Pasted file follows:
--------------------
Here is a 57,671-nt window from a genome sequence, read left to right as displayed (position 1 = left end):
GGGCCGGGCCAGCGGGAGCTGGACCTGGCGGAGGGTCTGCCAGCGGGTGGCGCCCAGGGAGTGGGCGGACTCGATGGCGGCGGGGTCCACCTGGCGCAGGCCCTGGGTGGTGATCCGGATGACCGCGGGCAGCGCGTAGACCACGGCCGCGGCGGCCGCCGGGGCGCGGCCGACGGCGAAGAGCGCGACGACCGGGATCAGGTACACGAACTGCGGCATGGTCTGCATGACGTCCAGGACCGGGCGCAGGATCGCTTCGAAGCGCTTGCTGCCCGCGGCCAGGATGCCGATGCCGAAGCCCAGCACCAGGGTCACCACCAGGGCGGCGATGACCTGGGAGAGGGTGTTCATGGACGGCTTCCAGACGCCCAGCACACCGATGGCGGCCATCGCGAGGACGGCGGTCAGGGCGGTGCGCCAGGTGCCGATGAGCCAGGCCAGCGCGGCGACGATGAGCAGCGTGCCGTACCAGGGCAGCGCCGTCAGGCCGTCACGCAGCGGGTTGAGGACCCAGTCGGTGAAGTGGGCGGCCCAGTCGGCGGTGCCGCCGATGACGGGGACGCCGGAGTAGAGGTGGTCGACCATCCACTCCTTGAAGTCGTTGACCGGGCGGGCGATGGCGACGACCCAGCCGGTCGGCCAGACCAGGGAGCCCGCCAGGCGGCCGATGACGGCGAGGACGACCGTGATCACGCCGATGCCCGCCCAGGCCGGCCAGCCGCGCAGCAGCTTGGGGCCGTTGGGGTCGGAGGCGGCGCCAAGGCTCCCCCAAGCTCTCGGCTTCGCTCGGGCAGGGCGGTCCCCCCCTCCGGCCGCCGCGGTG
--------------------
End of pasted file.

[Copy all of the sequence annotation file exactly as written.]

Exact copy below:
Here is a 57,671-nt window from a genome sequence, read left to right as displayed (position 1 = left end):
GGGCCGGGCCAGCGGGAGCTGGACCTGGCGGAGGGTCTGCCAGCGGGTGGCGCCCAGGGAGTGGGCGGACTCGATGGCGGCGGGGTCCACCTGGCGCAGGCCCTGGGTGGTGATCCGGATGACCGCGGGCAGCGCGTAGACCACGGCCGCGGCGGCCGCCGGGGCGCGGCCGACGGCGAAGAGCGCGACGACCGGGATCAGGTACACGAACTGCGGCATGGTCTGCATGACGTCCAGGACCGGGCGCAGGATCGCTTCGAAGCGCTTGCTGCCCGCGGCCAGGATGCCGATGCCGAAGCCCAGCACCAGGGTCACCACCAGGGCGGCGATGACCTGGGAGAGGGTGTTCATGGACGGCTTCCAGACGCCCAGCACACCGATGGCGGCCATCGCGAGGACGGCGGTCAGGGCGGTGCGCCAGGTGCCGATGAGCCAGGCCAGCGCGGCGACGATGAGCAGCGTGCCGTACCAGGGCAGCGCCGTCAGGCCGTCACGCAGCGGGTTGAGGACCCAGTCGGTGAAGTGGGCGGCCCAGTCGGCGGTGCCGCCGATGACGGGGACGCCGGAGTAGAGGTGGTCGACCATCCACTCCTTGAAGTCGTTGACCGGGCGGGCGATGGCGACGACCCAGCCGGTCGGCCAGACCAGGGAGCCCGCCAGGCGGCCGATGACGGCGAGGACGACCGTGATCACGCCGATGCCCGCCCAGGCCGGCCAGCCGCGCAGCAGCTTGGGGCCGTTGGGGTCGGAGGCGGCGCCAAGGCTCCCCCAAGCTCTCGGCTTCGCTCGGGCAGGGCGGTCCCCCCCTCCGGCCGCCGCGGTG